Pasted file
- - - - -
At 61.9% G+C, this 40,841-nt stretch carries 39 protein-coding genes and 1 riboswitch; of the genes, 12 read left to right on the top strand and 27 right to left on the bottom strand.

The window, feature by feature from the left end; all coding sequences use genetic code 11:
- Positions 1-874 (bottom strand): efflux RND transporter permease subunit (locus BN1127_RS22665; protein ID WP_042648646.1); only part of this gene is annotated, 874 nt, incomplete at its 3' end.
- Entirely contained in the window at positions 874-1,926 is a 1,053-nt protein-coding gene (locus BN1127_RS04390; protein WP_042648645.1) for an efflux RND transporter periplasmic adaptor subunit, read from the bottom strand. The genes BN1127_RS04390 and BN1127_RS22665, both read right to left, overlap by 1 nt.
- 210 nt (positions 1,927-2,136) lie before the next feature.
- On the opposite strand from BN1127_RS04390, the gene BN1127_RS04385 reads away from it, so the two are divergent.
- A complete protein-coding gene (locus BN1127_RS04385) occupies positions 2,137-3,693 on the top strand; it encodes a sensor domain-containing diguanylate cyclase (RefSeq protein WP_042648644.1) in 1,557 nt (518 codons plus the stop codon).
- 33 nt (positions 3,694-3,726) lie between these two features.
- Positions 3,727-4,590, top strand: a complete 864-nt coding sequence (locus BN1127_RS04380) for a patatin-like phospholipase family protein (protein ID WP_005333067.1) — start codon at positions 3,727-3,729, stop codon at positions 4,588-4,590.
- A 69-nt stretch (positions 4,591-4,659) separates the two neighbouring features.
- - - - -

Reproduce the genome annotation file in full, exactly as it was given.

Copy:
At 61.9% G+C, this 40,841-nt stretch carries 39 protein-coding genes and 1 riboswitch; of the genes, 12 read left to right on the top strand and 27 right to left on the bottom strand.

The window, feature by feature from the left end; all coding sequences use genetic code 11:
- Positions 1-874 (bottom strand): efflux RND transporter permease subunit (locus BN1127_RS22665; protein ID WP_042648646.1); only part of this gene is annotated, 874 nt, incomplete at its 3' end.
- Entirely contained in the window at positions 874-1,926 is a 1,053-nt protein-coding gene (locus BN1127_RS04390; protein WP_042648645.1) for an efflux RND transporter periplasmic adaptor subunit, read from the bottom strand. The genes BN1127_RS04390 and BN1127_RS22665, both read right to left, overlap by 1 nt.
- 210 nt (positions 1,927-2,136) lie before the next feature.
- On the opposite strand from BN1127_RS04390, the gene BN1127_RS04385 reads away from it, so the two are divergent.
- A complete protein-coding gene (locus BN1127_RS04385) occupies positions 2,137-3,693 on the top strand; it encodes a sensor domain-containing diguanylate cyclase (RefSeq protein WP_042648644.1) in 1,557 nt (518 codons plus the stop codon).
- 33 nt (positions 3,694-3,726) lie between these two features.
- Positions 3,727-4,590, top strand: a complete 864-nt coding sequence (locus BN1127_RS04380) for a patatin-like phospholipase family protein (protein ID WP_005333067.1) — start codon at positions 3,727-3,729, stop codon at positions 4,588-4,590.
- A 69-nt stretch (positions 4,591-4,659) separates the two neighbouring features.